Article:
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UC Researchers Go Rafting for Rocks

UC Department of Geology’s professor Eva Enkelmann and a graduate student conduct National Geographic Society-supported fieldwork in Canada’s Northwest Territory.

Date: 12/8/2014 2:00:00 PM
By: Amona Refaei
Phone: (513) 556-5087
Photos By: Provided by Eva Enkelmann
After navigating the two-person inflatable raft successfully through a rough rapid, Professor Eva Enkelmann and Ph.D. candidate Jeanette Arkle managed to dock alongside a steep canyon wall. It was the only mode of transportation they could use to document land formations and collect a rock sample to bring back to the University of Cincinnati labs.

Arkle yelled to Enkelmann above the roaring whitewater, "I'm livin' the dream!"
Professor Eva Enkelmann explains rock formations.

The UC Geology Department’s Enkelmann coordinated and led the reconnaissance trip to Canada’s Mackenzie Mountains this summer to study the range. Some scientists have hypothesized that the Mackenzie Mountains may be related to the formation of the St. Elias Range, the high mountain range located in southeast Alaska. However, before Enkelmann’s trip, there was not a lot of research or rock samples to support this idea.

“When we set off on this trip we had the goal of collecting rock samples for later analysis,” Enkelmann said, “which will allow us to gain a better understanding of how the mountain range was built, or more specifically, the recent reactivation of the mountain building processes.”

The team’s biggest logistical challenge for the trip was accessing the remote interior of the mountain range for enough time to conduct their research. To overcome this obstacle, the team took advantage of a major river that cuts through the heart of the mountain range and used river rafts as not only their mode of transportation, but also as their base-camp.

A National Geographic Society grant assisted Enkelmann and her team by covering the cost of transportation to their remote destination. The team flew into the small town of Norman Wells in the Northwest Territory before they traveled to a mountain lake by floatplane. From there the team spent two days transporting their equipment to a river where they began traveling through the mountain range by raft boats.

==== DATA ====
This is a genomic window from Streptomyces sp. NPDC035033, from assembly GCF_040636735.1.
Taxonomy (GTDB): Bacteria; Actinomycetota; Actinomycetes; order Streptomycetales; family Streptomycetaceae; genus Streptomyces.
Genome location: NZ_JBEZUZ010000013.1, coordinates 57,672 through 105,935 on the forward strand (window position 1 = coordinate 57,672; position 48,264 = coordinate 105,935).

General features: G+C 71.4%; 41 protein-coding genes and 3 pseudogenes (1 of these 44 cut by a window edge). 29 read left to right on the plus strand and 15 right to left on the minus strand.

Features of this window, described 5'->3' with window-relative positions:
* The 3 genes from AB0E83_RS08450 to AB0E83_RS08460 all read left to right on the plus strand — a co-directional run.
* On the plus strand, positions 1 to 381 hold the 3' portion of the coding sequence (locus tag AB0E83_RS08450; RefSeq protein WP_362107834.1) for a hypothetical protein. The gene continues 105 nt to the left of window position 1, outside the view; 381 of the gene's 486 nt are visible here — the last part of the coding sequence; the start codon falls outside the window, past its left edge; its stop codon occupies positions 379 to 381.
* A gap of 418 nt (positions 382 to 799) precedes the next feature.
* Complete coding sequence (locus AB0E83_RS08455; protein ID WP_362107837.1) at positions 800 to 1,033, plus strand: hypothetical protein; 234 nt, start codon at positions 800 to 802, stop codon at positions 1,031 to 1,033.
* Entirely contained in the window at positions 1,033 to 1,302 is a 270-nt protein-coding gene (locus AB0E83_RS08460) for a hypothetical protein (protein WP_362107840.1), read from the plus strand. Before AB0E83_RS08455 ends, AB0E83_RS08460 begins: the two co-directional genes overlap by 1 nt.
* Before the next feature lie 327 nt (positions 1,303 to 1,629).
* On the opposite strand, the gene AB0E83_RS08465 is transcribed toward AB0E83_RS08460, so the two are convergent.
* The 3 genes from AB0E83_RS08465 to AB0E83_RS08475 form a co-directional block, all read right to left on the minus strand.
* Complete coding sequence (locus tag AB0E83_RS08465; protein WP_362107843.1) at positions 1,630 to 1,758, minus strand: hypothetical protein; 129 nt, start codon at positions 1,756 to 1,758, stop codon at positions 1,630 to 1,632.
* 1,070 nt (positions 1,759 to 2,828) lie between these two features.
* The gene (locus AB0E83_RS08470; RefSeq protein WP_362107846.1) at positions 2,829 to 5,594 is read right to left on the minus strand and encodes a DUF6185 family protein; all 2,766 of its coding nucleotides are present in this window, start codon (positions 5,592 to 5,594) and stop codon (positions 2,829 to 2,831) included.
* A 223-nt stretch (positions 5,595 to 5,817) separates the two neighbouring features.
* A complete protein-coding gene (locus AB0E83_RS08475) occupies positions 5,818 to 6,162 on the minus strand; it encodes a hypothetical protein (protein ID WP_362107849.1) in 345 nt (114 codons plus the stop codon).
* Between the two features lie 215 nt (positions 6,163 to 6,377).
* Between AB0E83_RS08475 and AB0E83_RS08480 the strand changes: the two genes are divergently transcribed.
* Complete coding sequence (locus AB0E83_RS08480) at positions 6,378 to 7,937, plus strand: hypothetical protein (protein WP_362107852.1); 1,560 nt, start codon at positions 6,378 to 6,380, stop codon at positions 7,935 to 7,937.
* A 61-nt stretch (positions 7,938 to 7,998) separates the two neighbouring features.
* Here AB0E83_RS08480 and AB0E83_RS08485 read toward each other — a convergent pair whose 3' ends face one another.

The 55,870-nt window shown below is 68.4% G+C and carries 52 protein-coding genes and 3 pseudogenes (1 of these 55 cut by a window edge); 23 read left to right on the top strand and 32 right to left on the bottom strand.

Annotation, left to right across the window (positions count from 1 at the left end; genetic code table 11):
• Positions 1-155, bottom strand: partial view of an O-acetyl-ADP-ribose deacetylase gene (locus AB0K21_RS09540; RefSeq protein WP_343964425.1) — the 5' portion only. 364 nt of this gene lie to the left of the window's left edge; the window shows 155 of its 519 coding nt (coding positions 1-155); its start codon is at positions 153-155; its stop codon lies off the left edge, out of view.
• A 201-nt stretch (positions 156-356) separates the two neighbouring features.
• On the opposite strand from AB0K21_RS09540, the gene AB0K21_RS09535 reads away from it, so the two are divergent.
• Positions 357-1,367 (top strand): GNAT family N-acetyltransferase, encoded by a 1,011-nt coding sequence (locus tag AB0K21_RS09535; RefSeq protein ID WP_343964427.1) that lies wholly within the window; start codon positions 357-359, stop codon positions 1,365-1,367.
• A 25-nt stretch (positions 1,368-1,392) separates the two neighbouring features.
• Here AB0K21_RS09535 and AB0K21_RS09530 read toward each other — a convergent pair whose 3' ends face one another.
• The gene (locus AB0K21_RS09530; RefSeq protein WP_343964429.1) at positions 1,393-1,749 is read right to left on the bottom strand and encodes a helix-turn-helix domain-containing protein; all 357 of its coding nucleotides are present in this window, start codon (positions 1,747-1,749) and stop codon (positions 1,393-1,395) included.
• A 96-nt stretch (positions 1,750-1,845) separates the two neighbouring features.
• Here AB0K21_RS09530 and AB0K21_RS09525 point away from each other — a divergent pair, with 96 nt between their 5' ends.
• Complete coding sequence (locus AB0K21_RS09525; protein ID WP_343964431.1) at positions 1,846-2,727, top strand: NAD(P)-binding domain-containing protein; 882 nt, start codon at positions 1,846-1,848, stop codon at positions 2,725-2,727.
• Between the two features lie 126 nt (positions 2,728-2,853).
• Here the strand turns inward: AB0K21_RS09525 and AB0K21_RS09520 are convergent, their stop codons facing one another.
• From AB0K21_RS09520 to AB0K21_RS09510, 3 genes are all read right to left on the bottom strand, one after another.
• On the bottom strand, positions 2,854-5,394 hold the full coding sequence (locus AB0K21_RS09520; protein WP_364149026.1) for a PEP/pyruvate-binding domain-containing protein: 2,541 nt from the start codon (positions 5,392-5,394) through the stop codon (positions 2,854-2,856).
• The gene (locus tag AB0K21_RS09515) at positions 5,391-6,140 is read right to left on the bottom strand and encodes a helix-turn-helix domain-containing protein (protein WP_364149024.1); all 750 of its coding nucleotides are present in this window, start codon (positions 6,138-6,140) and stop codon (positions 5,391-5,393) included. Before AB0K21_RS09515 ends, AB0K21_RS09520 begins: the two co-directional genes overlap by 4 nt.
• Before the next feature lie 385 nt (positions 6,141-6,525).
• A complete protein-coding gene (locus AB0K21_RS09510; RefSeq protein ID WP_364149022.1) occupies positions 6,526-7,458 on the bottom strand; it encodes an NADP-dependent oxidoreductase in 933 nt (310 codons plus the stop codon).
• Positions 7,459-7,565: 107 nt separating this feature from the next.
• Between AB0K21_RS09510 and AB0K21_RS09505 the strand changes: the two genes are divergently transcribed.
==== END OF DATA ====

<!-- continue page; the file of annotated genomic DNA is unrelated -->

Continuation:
Enkelmann and her team used the river rafts to travel 180 miles down the river that traverses the mountain range, allowing the team to stop and gather samples more frequently than if they had flown over the area by helicopter. Over the course of the two-week expedition the team gathered about 600 pounds of rock samples. The team collected different types of rocks that are 400 to 600 million years old and once formed the western continental border of North America, comparable to the Atlantic coast of the eastern United States today.

The expedition team was composed of four people in total, including the duo from UC and two field assistants. Arkle, who has participated in a number of expeditions during her time at UC, served as both a geologist and raft guide during the expedition of the mountain range, which is about the size of California.

“This expedition was a chance to meld two of my passions and skill-sets: to explore an extremely remote part of the world via raft and to be part of a scientific team, which is on the forefront of investigating a provocative geologic problem,” Arkle said.
Jeanette Arkle on one of the group's raft boats.

Even though the expedition took place around the end of July and beginning of August, the team experienced a lot of precipitation, including snow, during their trip. The overcast conditions on some days made it more difficult for the UC team to make observations on the mountains’ topography, especially when part of the mountains were covered in fog.  However, Enkelmann and her team were still able to make some observations of the mountains and how they were built while on the expedition. For example, when studying the topography of the landscape, they noticed that the rocks and landscape appear to be lifting up.

Currently, Enkelmann has two undergraduate assistants in her lab who separate the samples into various minerals, which will later be analyzed in her thermochronology lab. Thermochronology is a geologic dating tool that gives geologists insight to how landscapes, such as mountain ranges, grow and wear away due to tectonic and surface-process interactions. A thermochronology date is used to understand the thermal history of a rock, or how the rock traveled to the surface where it was collected.

After the rock samples are crushed and minerals of interest are separated out in Enkelmann’s thermochronology lab, a microscope analysis is used to determine when a rock was at a temperature below the Earth’s surface. Depending on the outcome of the ongoing laboratory work, the Mackenzie Mountains expedition could potentially lead to further research for Enkelmann as the fieldwork allowed her to become familiar with both the Mackenzie Mountains and its rocks.

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